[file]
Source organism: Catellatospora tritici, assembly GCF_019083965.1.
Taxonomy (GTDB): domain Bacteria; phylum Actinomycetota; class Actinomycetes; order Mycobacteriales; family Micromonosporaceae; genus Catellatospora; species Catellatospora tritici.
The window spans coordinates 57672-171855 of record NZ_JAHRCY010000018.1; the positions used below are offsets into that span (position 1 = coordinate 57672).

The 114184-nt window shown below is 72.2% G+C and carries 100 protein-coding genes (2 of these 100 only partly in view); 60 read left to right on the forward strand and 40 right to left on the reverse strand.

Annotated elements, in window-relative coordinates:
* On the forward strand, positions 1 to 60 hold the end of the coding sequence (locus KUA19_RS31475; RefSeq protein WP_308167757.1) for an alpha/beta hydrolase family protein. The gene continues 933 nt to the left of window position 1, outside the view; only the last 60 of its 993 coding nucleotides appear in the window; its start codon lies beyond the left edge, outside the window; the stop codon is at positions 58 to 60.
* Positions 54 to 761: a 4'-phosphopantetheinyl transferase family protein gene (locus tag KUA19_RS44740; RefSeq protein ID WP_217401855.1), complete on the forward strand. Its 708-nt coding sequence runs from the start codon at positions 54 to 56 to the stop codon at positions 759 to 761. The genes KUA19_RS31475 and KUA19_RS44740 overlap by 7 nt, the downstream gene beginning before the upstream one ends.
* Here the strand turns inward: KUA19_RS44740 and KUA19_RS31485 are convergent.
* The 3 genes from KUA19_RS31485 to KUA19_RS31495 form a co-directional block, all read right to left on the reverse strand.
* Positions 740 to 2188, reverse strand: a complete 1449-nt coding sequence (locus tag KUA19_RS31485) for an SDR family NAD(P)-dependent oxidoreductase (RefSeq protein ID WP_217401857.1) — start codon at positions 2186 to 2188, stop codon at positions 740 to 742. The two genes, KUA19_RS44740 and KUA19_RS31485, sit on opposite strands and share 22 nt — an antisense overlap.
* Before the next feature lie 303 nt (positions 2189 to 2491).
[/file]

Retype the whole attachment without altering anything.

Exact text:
Source organism: Catellatospora tritici, assembly GCF_019083965.1.
Taxonomy (GTDB): domain Bacteria; phylum Actinomycetota; class Actinomycetes; order Mycobacteriales; family Micromonosporaceae; genus Catellatospora; species Catellatospora tritici.
The window spans coordinates 57672-171855 of record NZ_JAHRCY010000018.1; the positions used below are offsets into that span (position 1 = coordinate 57672).

The 114184-nt window shown below is 72.2% G+C and carries 100 protein-coding genes (2 of these 100 only partly in view); 60 read left to right on the forward strand and 40 right to left on the reverse strand.

Annotated elements, in window-relative coordinates:
* On the forward strand, positions 1 to 60 hold the end of the coding sequence (locus KUA19_RS31475; RefSeq protein WP_308167757.1) for an alpha/beta hydrolase family protein. The gene continues 933 nt to the left of window position 1, outside the view; only the last 60 of its 993 coding nucleotides appear in the window; its start codon lies beyond the left edge, outside the window; the stop codon is at positions 58 to 60.
* Positions 54 to 761: a 4'-phosphopantetheinyl transferase family protein gene (locus tag KUA19_RS44740; RefSeq protein ID WP_217401855.1), complete on the forward strand. Its 708-nt coding sequence runs from the start codon at positions 54 to 56 to the stop codon at positions 759 to 761. The genes KUA19_RS31475 and KUA19_RS44740 overlap by 7 nt, the downstream gene beginning before the upstream one ends.
* Here the strand turns inward: KUA19_RS44740 and KUA19_RS31485 are convergent.
* The 3 genes from KUA19_RS31485 to KUA19_RS31495 form a co-directional block, all read right to left on the reverse strand.
* Positions 740 to 2188, reverse strand: a complete 1449-nt coding sequence (locus tag KUA19_RS31485) for an SDR family NAD(P)-dependent oxidoreductase (RefSeq protein ID WP_217401857.1) — start codon at positions 2186 to 2188, stop codon at positions 740 to 742. The two genes, KUA19_RS44740 and KUA19_RS31485, sit on opposite strands and share 22 nt — an antisense overlap.
* Before the next feature lie 303 nt (positions 2189 to 2491).